Frequently Asked Questions (FAQ) about the 2018-2019 graduate student stipend and health insurance rates.
What will my stipend be for 2018-19? What is the increase over the current year?
Stipend guidelines for the Schools of Engineering and Science have been set as follows; other schools will also be consistent with the following. Please note, this is a guideline only; individual departments may deviate from these by up to plus 15% or up to minus 10% (potentially more, subject to review by the School Dean, the Vice Chancellor, and the Vice President for Research). These rates represent a 3% increase over the 2017-18 academic year.
|STIPEND LEVELS RA||AY18-19 Monthly||Annual (12 mo.) Stipend|
|Science & Engineering Doctoral
Engineering (SM Level)
|STIPEND LEVELS TA|
|Science & Engineering (Contact)
How are these rates established?
The Graduate Stipends Committee is charged with analyzing a wide range of factors related to graduate stipends, including cost of living, cost to grants, competitiveness, and community equity issues. The committee consists of two co-chairs, one of whom is a faculty member, the other a graduate student; a second faculty member; a staff representative of the Vice President for Research; a staff representative of the Vice President for Finance; and four other graduate students. This committee makes a recommendation to the MIT Dean’s Group. A decision is then made by the Provost, the Chancellor, and the Vice President for Research.
Why do stipend rates differ by department/school?
Departments have the flexibility to set their own rates within the Institute guidelines to ensure that they remain competitive within their discipline and in order to be responsive to budgetary constraints.
How does this increase compare to the cost of living?
The cost of living has increased approximately 2.45% in the past year (2.41% for on campus students, and 2.48% for off campus students) based on a cost of living survey of MIT graduate students conducted by the Office of Institutional Research, the Office of the Vice Chancellor, and the Graduate Student Council.
How do these stipends compare to our peer institutions?
Recent stipend increases at MIT have been similar to our peer institutions such as Stanford and Berkeley. A rough estimate of an MIT student’s purchasing power is on par with the average of our peer schools.
What if I experience financial issues and have trouble covering all of my needs, and those of my family?
There are a number of resources at the Institute that can supply great planning information and can help if you experience financial challenges or unforeseen expenses.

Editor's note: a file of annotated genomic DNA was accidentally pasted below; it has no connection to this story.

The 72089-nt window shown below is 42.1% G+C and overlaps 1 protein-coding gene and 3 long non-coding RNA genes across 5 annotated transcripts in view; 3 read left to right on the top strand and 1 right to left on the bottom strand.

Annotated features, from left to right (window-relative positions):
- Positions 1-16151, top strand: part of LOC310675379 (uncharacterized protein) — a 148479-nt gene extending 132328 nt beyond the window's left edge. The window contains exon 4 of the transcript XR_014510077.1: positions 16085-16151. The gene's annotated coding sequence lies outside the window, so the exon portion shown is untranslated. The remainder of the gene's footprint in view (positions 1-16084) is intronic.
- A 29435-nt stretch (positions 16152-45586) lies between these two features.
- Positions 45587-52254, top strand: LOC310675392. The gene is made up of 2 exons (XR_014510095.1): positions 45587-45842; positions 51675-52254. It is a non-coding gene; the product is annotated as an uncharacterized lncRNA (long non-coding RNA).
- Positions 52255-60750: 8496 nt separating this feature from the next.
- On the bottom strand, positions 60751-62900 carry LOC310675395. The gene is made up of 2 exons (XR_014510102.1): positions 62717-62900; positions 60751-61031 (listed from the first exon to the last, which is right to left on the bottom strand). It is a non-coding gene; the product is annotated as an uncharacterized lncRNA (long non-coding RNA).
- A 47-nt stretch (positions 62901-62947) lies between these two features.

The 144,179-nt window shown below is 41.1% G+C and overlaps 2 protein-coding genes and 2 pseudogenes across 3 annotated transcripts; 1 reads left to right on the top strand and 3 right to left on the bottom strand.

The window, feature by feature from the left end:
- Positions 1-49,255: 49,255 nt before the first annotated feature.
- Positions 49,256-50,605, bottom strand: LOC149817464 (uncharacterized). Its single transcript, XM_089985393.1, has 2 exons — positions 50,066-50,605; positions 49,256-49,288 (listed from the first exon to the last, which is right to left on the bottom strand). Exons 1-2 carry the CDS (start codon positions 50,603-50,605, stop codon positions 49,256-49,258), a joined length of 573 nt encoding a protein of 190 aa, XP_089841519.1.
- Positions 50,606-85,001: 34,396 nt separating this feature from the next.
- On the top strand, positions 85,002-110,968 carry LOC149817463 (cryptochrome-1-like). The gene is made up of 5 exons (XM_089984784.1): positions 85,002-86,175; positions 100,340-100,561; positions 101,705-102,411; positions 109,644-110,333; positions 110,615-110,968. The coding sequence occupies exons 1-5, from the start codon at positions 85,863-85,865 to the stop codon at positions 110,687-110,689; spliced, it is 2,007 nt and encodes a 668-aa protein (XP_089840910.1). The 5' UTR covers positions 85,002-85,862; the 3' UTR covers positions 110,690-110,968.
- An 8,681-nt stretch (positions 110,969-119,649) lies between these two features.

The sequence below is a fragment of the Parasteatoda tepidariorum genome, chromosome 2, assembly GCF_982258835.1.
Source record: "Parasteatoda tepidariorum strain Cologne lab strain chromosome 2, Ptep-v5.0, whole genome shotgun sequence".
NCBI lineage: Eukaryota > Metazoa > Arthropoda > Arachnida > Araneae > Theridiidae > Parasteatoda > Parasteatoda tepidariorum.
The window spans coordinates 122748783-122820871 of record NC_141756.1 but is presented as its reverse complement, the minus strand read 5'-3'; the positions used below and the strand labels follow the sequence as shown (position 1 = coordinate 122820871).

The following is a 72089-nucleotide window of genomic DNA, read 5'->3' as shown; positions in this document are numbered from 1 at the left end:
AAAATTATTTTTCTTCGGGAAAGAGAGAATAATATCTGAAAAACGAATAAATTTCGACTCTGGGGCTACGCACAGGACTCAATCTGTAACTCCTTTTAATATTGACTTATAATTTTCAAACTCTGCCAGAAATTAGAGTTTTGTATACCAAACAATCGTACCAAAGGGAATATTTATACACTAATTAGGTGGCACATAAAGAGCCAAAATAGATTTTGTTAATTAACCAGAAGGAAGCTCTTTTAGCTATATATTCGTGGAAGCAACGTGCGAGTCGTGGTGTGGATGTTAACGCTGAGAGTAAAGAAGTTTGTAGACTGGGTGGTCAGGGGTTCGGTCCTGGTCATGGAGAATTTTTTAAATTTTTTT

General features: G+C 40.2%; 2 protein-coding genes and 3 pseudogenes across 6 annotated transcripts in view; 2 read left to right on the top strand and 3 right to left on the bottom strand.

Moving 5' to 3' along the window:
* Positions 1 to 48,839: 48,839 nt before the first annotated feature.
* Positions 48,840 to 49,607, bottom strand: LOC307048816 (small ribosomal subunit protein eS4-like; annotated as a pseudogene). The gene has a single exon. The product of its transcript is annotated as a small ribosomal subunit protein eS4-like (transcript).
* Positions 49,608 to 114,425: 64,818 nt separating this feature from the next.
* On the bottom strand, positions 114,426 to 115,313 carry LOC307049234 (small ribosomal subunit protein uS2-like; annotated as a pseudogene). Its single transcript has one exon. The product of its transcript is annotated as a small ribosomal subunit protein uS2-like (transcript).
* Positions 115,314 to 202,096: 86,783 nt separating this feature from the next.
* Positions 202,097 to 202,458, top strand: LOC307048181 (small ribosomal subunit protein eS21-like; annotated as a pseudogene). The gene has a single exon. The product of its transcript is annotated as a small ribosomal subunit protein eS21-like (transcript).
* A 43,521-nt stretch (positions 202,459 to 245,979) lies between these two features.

Food Insecurity and Financial Hardship
Hundreds of students have donated more than 975 guest meals to SwipeShare to support students in need. If you need immediate assistance with food—either a few meals or some groceries—or financial help due to an unforeseen or emergency expense, please contact Naomi Carton for discreet help.
Each semester the OGE hosts monthly lunchtime workshops that cover a variety of financial literacy topics. Check out this semester’s workshops, including an upcoming sessions on graduate fellowships. Additionally, graduate students can inform decision-making and round out their financial knowledge with MIT’s iGrad portal. Enter and set up your own free account, available for all MIT faculty, staff, students, spouses, and partners.
Find a wealth of resources for graduate student families.
Need a little extra for something specific? The Graduate Student Council provides a number of individual grants for expenses such as travel, professional development, athletic and performance activities, and more.
What will my insurance rates be next year? How much is the increase over the current year?
For Academic Year (AY) 2018–19, we were able to keep student health plan rate increases to 5% percent, on average, for students and their dependents who are enrolled in the MIT Student Medical Plan and MIT Student Extended Insurance Plan. This increase translates to an additional $12 a month for Student-only coverage and an additional $31 a month for Family coverage.
For AY 2018–19, the table below lists all possible coverage categories and each one’s annual premium cost for the MIT Student Medical Plan and the MIT Student Extended Insurance Plan combined.
|Coverage Category||Annual Cost|
|Student & partner||$6,576|
|Student & dependent(s)||$4,212|
|Family [Student, partner, and dependent(s)]||$7,644|
How are these rates established?
Health insurance rates are based on a number of factors—most importantly, the cost of providing health care to members. The premiums collected from all members must cover the total cost of care plus the administrative expenses required to manage the health plan. Every health plan must also maintain sufficient funds to protect against unexpected medical expenses. Each year, MIT reviews changes in the amount of health care used in the past year (utilization) and the costs of that care (unit costs). They also estimate the impact of new benefits, treatments and/or other market factors. In line with insurance industry standards, the final rates are calculated to cover these anticipated costs, along with those potential, unexpected medical expenses that are more difficult to predict.
Are my benefits changing?
The AY 2018–19 plan does not include any changes in benefits or out-of-pocket costs from AY 2017–18.
How do these rates compare to our peer institutions?
While comparing health insurance rates can be complicated due to differences in benefits and other plan-design features, the rate increase of 5% is comparable to, or lower than, rate increases anticipated at other colleges and universities in Massachusetts. In addition, the increase is much lower than the recent trend in the Massachusetts health insurance marketplace, the Health Connector, which has seen increases of 15% or more for similar plans.